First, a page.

• Align employee and business goals. Shift from purely directive goal setting to a reciprocal process that links the growth of the business with the growth of the individual. When people feel that business goals are tied directly to their development, they are much more likely to go the extra mile. Ask employees to reflect on their personal goals and find ways to incorporate them into business initiatives. For example, a digital marketing director at Daniel’s company wanted to gain greater visibility and impact beyond her area of focus. So she and her boss agreed to have her lead the development of a pop-up store, which required collaboration with finance, sales, and product teams. Because the temporary retail outlet was a first for the company, it was highly visible and allowed the marketing director to stretch beyond her digital responsibilities. She was excited about the opportunity, it helped her grow, and the project was a success for the organization.
  • Create feedback loops. Include time for two-way feedback (“How are you doing, and how am I doing?”) in weekly or biweekly one-on-one meetings with staff members. That way, feedback will become embedded in the culture instead of happening ad hoc in out-of-the-blue “gotcha” sessions or too infrequently, at annual review time.
  • Build peer-to-peer networks. Even in small companies, big-company programs such as cross-functional quality assurance groups or employee resource groups (ERGs) can help deepen the sense of inclusion and relatedness that’s lost when the company grows beyond the startup phase. (ERGs are groups formed around staff affinities, such as volunteering or support for women, or communities of LGBTQ people or people of color.) These groups bring together staff from different functional areas to share lessons learned from completed projects and to brainstorm potential quality improvements or innovations. They help break down silos, broaden awareness and sensitivity to other groups’ goals and needs, and avoid building a finger-pointing culture. Research into the benefits of ERGs at large companies such as American Express, Accenture, and Merck has shown them to improve retention and engagement. In some cases, acting like a big company may help you become one.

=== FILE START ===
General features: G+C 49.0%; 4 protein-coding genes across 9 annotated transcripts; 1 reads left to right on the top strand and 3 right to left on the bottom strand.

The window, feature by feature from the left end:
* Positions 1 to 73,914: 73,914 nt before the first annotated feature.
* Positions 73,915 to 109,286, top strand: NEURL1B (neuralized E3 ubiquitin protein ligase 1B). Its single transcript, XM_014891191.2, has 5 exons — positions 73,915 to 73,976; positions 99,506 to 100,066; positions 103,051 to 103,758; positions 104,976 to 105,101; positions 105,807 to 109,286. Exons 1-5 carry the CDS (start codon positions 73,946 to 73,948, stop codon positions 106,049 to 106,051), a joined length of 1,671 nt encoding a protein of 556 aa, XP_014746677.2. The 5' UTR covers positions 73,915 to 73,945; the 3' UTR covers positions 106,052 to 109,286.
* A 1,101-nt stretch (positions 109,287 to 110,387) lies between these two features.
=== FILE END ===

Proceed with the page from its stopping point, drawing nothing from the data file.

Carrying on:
For Daniel, it was a challenge to become a good listener, to set aside time for brainstorming sessions with employees who were two or even three levels below him. However, he’s now a big fan of what he calls his monthly “listening tour” — regular breakfast meetings with employees from across the company. Staff members appreciate the opportunity to connect, and Daniel tells me that he regularly comes away with ideas that might never have bubbled up otherwise.

Daniel and his cofounders also began to sponsor and provide time for a cross-functional, volunteer “QVC” group (quality, values, culture), where staffers meet and brainstorm how to make the company’s values statement real. Yet just as Daniel can see tangible benefits from listening more, he and the other executive see upside from the ideas and enthusiasm generated by this peer group interaction. The head of HR is working to institute a simple online checklist for leaders to track their two-way feedback interactions with staff. She is optimistic that these conversations will become embedded in the fabric of the organization, as she plans to provide training on feedback best practices and monitor use of the checklist.

Initiatives like these, which balance CEO or founder directives with cross-functional interactions and two-way dialogue, can go a long way toward addressing employees’ needs for relatedness, autonomy, and personal growth. If Daniel and other leaders hope to grow their companies past the startup phase, they need to scale with a balanced leadership approach, one that pulls the best from good people instead of unintentionally pushing them out the door.

This blog post originally appeared on the Harvard Business Review on May 20, 2016.